Intranet Tip #3: Organization of documents for efficiency
Efficiency is more important than ever. With all the distractions that arise from working at home, employees shouldn’t have to waste time hunting for what they need the moment they need it. Having an efficient system that employees can turn to for easy access to the tools and information they need helps to bolster productivity. Many intranets existed first as a document repository, but over time and with the constant addition of content and documentation, you may need to revisit the organization to ensure that necessary documents are easily accessible.
Gina stated that while it’s important to create a communication hub, you “don't want it to go crazy to where people can't find information that they need.”
Intranet Tip #4: Over-communication is key
In the past four months, it’s become clear just how vital over-communication is in a remote world and especially during times of crisis. Employees working from home experience new stresses along with being scared and uncertain about their families and jobs amidst COVID-19. The intranet also needs to communicate more than just updates, it needs to establish lines of communication to check-in with how employees are dealing with their new work situation. Erring on the side of over-communication is critical to keep the remote workforce satisfied and productive.
Gina also stressed the importance of over-communication and how video content can be a great avenue through which to communicate. The personal element of a video can show employees that they do have a team of people trying to do what they can to ensure that everyone feels comforted and supported and has the resources to not only execute their job but also to make sure that their personal life is taken care of.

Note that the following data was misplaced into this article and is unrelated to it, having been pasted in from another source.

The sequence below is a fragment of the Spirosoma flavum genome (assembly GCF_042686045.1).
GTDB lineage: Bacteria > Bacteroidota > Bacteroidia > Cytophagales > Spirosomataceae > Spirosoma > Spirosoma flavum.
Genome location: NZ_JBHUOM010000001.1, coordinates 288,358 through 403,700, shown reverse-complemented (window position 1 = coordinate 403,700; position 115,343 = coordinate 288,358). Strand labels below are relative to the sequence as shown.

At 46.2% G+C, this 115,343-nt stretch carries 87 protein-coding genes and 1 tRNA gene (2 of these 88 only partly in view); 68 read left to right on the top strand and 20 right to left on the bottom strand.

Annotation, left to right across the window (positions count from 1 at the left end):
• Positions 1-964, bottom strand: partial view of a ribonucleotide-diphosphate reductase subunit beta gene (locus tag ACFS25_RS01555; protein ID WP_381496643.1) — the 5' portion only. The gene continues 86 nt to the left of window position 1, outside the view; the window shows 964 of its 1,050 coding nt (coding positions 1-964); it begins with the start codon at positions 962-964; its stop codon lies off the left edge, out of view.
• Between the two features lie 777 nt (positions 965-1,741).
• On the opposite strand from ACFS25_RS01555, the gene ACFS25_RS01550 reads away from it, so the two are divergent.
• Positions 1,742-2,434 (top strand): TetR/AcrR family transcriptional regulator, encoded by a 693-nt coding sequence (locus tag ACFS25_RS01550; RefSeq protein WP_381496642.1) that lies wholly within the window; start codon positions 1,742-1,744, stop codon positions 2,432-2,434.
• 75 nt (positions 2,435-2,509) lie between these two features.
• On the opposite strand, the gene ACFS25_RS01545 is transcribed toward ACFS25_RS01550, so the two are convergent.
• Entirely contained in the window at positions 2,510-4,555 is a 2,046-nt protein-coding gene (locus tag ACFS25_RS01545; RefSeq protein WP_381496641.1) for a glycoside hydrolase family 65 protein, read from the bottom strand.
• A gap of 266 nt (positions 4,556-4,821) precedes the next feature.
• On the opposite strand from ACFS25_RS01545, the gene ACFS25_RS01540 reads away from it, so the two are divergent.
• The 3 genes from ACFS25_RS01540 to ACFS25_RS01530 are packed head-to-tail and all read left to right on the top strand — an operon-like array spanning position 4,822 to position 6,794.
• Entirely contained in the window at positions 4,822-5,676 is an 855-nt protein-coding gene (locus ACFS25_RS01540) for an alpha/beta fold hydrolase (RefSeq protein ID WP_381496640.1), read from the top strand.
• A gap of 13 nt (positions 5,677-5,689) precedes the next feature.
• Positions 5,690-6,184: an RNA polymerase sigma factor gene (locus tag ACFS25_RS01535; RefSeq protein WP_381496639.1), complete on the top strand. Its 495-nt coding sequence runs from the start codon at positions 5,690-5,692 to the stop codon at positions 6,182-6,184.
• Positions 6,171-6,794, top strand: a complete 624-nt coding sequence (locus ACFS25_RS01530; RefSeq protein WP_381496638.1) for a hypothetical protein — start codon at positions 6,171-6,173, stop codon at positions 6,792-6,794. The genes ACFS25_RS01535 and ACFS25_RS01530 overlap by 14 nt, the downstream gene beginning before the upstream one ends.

How can your intranet replace “coffee talks” in the office?
So much happens during the time spent standing up and getting a cup of coffee, when the CEO just swings by your cubicle to see what you're working on and when you’re chatting with colleagues from different departments in the kitchen. Before the pandemic forced 70% of the U.S. workforce to go remote, neither of our panelists had ever thought about how to translate those methods of communication to the intranet. The expectation was that these conversations would never go away.
A big question surrounding what organizations want and need an intranet to be in this moment is how can you replace those little moments if those little moments don’t exist. Gina had an interesting experience where she has actually met people within her organization that she didn’t know before since switching to remote work. She said, “It puts a little bit more effort on you, as the individual, to kind of create those conversations because they're not happening organically anymore. Ironically, you find more personal information when you're actually farther away from someone.”
The intranet can't replicate face-to-face conversation, as there’s still work to do to foster two-way communication to share ideas and build relationships. These are huge challenges, but they also present an opportunity for organizations to accelerate their digital transformation efforts to keep remote employees engaged and productive, encourage collaboration, and centralize crisis response efforts. Incorporating these tips could be the first step to create a better digital workplace for your employees.